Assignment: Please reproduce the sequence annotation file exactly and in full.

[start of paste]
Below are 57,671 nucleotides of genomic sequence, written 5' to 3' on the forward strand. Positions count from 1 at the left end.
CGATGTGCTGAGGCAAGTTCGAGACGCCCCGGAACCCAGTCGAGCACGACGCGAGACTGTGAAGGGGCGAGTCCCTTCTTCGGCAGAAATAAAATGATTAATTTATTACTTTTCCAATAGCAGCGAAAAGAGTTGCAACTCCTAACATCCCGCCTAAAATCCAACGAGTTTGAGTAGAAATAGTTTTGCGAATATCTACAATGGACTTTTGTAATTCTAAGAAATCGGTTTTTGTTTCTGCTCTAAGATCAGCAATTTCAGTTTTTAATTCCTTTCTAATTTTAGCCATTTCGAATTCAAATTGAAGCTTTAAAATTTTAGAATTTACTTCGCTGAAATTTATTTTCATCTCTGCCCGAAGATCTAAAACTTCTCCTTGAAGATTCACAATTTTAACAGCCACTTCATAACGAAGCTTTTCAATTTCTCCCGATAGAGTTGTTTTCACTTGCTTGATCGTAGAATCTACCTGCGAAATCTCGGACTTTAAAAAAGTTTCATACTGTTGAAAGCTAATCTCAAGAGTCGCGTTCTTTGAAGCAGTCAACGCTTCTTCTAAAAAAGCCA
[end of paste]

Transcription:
Below are 57,671 nucleotides of genomic sequence, written 5' to 3' on the forward strand. Positions count from 1 at the left end.
CGATGTGCTGAGGCAAGTTCGAGACGCCCCGGAACCCAGTCGAGCACGACGCGAGACTGTGAAGGGGCGAGTCCCTTCTTCGGCAGAAATAAAATGATTAATTTATTACTTTTCCAATAGCAGCGAAAAGAGTTGCAACTCCTAACATCCCGCCTAAAATCCAACGAGTTTGAGTAGAAATAGTTTTGCGAATATCTACAATGGACTTTTGTAATTCTAAGAAATCGGTTTTTGTTTCTGCTCTAAGATCAGCAATTTCAGTTTTTAATTCCTTTCTAATTTTAGCCATTTCGAATTCAAATTGAAGCTTTAAAATTTTAGAATTTACTTCGCTGAAATTTATTTTCATCTCTGCCCGAAGATCTAAAACTTCTCCTTGAAGATTCACAATTTTAACAGCCACTTCATAACGAAGCTTTTCAATTTCTCCCGATAGAGTTGTTTTCACTTGCTTGATCGTAGAATCTACCTGCGAAATCTCGGACTTTAAAAAAGTTTCATACTGTTGAAAGCTAATCTCAAGAGTCGCGTTCTTTGAAGCAGTCAACGCTTCTTCTAAAAAAGCCA